Pigeon might have become steely black like his father, or perhaps delicately white with a few darker feathers at the tip of his wings like his mother. Andrew’s fingers were playing with the ashes in his pocket. Human fathers too found it difficult to raise their children alone, but they were not as honest as birds. In his pocket his finger turned into a family of moles, velvety and perfect in their molehood, working hard at their underground tunnels. Pigeon would have to have a wake. Grandfather’s wake, Nana had told him, was a slice of time filled with laughter, tears, and wine, and, of course, the stories everyone remembered about him. In the kitchen Andrew poured himself some raspberry juice, and back again by the coffin, looking at Pigeon lying in the corner, he lifted his glass in salutation, “To you, Pigeon.” A garland of juice settled on his upper lip. After the parent birds had disappeared, he had held up the two eggs, one after the other, against the lightbulb. Their shell was so thin that he could practically see through them. One of them had had just a tiny dark dot in it, but the other had been filled with thick networks of blood vessels, and a dark creature, almost filling up the space inside, moving every few seconds. That was the difference between life and death.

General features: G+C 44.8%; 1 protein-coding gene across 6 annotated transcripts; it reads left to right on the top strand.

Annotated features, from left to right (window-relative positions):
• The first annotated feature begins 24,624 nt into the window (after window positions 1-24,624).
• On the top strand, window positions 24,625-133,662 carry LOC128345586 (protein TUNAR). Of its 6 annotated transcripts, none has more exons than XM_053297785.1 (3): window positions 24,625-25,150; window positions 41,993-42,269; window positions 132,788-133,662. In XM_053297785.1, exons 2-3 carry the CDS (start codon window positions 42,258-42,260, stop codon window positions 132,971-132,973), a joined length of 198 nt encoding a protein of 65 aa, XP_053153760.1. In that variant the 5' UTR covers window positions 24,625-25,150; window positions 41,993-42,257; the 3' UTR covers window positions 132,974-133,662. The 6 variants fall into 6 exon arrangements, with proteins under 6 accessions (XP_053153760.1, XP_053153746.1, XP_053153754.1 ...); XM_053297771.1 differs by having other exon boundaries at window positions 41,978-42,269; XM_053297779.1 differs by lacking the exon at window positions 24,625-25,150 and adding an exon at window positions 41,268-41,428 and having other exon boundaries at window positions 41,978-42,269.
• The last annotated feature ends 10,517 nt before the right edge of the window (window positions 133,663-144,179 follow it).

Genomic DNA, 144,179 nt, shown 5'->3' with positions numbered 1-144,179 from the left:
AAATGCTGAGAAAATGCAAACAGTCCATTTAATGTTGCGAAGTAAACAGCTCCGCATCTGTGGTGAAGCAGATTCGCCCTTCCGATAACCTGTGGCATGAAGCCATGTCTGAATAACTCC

He placed the coffin on the carpet. The carpet turned into the sea, and the coffin into a floating barge. Nana had read to him about some long dead kings in a faraway land who had ships for coffins. “Just imagine what a fine rest that must be,” Nana had looked up from the book, “Floating without a care in the world.” Anything could happen to a ship at large in the sea, he thought. A wave could even sweep over the deck and rinse the eyes of the dead open. He reached into his pocket and transferred the ashes into the box. He smoothed the gray dust until it formed an even coating. The sun was almost down across the river. Slowly he lifted Pigeon from the corner where he lay on the carpet. Pigeon who used to be hot and moist felt cool and dry. He stroked Pigeon’s bare back. “Don’t be afraid,” he whispered, “You are going back into your cradle, not some strange place.” Pigeon’s eyes were open, but dull like the mirror in the living room. Nana had said the mirror was more than a hundred years old. All those long-since-dead human faces peering into it took its shimmer away, the reflections settling imperceptibly, one upon the other, layer by layer, onto the silvery glass. Nana had warned him that it might be difficult to keep Pigeon alive, as he really needed crop milk, a special mixture made in the parent birds’ stomachs. He tried to imagine bending over Father’s chest to drink some sweet milk spreading around his hairy nipples. But eating was a difficult, tricky business. Father could rarely make him eat; he’d urge his son on in a voice crackling with irritation while the food would swell in Andrew’s mouth and he chewed and chewed, tears blurring his eyes. Nana had prepared everything slowly, carefully, paying respect to food and eater, as she had said. For their afternoon teas she used to cut small cross-sections of a croissant, butter it and place a sliver of cheese or pink ham on top. They were soldiers, she used to say, marching to visit the famous Castle, Andrew’s stomach.